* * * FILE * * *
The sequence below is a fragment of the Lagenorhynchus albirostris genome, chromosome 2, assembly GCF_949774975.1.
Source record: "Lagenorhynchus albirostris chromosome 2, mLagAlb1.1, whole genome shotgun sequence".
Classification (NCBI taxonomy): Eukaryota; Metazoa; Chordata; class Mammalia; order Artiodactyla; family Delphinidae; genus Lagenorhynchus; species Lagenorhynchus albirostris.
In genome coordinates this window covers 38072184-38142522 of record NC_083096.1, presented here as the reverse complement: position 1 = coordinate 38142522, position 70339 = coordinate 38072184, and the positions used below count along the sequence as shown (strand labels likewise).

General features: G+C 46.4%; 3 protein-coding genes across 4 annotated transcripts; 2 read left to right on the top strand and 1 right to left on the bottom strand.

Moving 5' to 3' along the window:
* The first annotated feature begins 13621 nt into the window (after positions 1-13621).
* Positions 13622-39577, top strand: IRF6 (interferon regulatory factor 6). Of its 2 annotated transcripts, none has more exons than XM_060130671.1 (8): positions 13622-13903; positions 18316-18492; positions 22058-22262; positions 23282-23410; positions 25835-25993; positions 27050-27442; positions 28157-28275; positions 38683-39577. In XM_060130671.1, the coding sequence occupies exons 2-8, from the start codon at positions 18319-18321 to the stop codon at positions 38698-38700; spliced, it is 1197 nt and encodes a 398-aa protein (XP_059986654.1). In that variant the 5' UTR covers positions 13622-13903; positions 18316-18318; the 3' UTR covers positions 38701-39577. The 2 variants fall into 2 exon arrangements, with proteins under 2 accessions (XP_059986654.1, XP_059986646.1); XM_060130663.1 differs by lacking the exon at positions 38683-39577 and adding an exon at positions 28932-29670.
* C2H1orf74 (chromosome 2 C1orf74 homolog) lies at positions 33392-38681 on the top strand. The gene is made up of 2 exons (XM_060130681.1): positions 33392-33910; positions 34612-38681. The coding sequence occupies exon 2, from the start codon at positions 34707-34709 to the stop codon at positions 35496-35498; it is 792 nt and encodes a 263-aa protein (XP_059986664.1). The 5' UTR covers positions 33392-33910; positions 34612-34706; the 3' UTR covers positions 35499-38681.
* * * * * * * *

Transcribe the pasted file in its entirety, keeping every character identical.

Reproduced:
The sequence below is a fragment of the Lagenorhynchus albirostris genome, chromosome 2, assembly GCF_949774975.1.
Source record: "Lagenorhynchus albirostris chromosome 2, mLagAlb1.1, whole genome shotgun sequence".
Classification (NCBI taxonomy): Eukaryota; Metazoa; Chordata; class Mammalia; order Artiodactyla; family Delphinidae; genus Lagenorhynchus; species Lagenorhynchus albirostris.
In genome coordinates this window covers 38072184-38142522 of record NC_083096.1, presented here as the reverse complement: position 1 = coordinate 38142522, position 70339 = coordinate 38072184, and the positions used below count along the sequence as shown (strand labels likewise).

General features: G+C 46.4%; 3 protein-coding genes across 4 annotated transcripts; 2 read left to right on the top strand and 1 right to left on the bottom strand.

Moving 5' to 3' along the window:
* The first annotated feature begins 13621 nt into the window (after positions 1-13621).
* Positions 13622-39577, top strand: IRF6 (interferon regulatory factor 6). Of its 2 annotated transcripts, none has more exons than XM_060130671.1 (8): positions 13622-13903; positions 18316-18492; positions 22058-22262; positions 23282-23410; positions 25835-25993; positions 27050-27442; positions 28157-28275; positions 38683-39577. In XM_060130671.1, the coding sequence occupies exons 2-8, from the start codon at positions 18319-18321 to the stop codon at positions 38698-38700; spliced, it is 1197 nt and encodes a 398-aa protein (XP_059986654.1). In that variant the 5' UTR covers positions 13622-13903; positions 18316-18318; the 3' UTR covers positions 38701-39577. The 2 variants fall into 2 exon arrangements, with proteins under 2 accessions (XP_059986654.1, XP_059986646.1); XM_060130663.1 differs by lacking the exon at positions 38683-39577 and adding an exon at positions 28932-29670.
* C2H1orf74 (chromosome 2 C1orf74 homolog) lies at positions 33392-38681 on the top strand. The gene is made up of 2 exons (XM_060130681.1): positions 33392-33910; positions 34612-38681. The coding sequence occupies exon 2, from the start codon at positions 34707-34709 to the stop codon at positions 35496-35498; it is 792 nt and encodes a 263-aa protein (XP_059986664.1). The 5' UTR covers positions 33392-33910; positions 34612-34706; the 3' UTR covers positions 35499-38681.